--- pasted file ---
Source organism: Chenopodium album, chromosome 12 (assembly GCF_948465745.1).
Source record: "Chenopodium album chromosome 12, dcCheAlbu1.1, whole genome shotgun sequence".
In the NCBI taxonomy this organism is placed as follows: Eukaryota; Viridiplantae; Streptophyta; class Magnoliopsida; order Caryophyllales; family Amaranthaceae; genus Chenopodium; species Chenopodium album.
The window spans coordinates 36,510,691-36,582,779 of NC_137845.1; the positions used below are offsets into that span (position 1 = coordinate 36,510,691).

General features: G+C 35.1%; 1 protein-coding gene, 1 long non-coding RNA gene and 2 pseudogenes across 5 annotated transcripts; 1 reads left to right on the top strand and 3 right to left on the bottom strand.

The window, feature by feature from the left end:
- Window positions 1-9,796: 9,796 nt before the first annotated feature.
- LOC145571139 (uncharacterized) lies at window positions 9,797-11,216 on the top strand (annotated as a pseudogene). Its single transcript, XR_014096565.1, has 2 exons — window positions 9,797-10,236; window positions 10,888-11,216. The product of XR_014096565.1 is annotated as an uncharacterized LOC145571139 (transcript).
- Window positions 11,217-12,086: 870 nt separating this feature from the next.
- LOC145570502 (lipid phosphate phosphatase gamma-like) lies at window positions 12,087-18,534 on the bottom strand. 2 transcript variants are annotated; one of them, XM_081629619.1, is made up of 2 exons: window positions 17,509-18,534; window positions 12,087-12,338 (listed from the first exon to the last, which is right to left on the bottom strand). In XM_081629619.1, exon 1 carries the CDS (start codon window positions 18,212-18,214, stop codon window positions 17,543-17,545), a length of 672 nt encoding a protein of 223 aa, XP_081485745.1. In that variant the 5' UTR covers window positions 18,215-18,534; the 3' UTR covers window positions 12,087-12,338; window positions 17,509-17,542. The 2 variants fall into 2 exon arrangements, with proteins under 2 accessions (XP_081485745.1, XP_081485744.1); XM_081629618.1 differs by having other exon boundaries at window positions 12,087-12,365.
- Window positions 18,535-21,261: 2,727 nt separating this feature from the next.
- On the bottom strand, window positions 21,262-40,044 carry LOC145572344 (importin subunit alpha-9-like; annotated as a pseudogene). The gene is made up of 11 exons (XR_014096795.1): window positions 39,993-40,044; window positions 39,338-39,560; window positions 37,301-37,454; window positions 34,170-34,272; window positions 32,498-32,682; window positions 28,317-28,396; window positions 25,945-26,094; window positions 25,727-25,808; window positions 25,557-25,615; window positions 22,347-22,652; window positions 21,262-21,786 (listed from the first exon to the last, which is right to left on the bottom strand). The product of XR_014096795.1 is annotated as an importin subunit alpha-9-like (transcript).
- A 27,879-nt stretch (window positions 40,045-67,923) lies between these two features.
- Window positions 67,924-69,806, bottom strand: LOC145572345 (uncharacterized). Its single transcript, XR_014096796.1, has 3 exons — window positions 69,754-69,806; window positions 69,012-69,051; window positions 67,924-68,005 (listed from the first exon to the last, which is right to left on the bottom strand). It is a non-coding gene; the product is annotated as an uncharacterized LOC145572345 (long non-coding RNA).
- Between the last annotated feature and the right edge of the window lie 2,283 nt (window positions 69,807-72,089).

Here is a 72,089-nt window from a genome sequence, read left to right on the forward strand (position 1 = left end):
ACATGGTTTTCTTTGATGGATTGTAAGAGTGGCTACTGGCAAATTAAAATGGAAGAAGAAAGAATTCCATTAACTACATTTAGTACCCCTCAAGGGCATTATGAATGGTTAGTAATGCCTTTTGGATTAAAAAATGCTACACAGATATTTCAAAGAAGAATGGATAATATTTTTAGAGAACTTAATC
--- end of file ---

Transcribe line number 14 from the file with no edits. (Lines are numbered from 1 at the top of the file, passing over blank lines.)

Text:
- Window positions 67,924-69,806, bottom strand: LOC145572345 (uncharacterized). Its single transcript, XR_014096796.1, has 3 exons — window positions 69,754-69,806; window positions 69,012-69,051; window positions 67,924-68,005 (listed from the first exon to the last, which is right to left on the bottom strand). It is a non-coding gene; the product is annotated as an uncharacterized LOC145572345 (long non-coding RNA).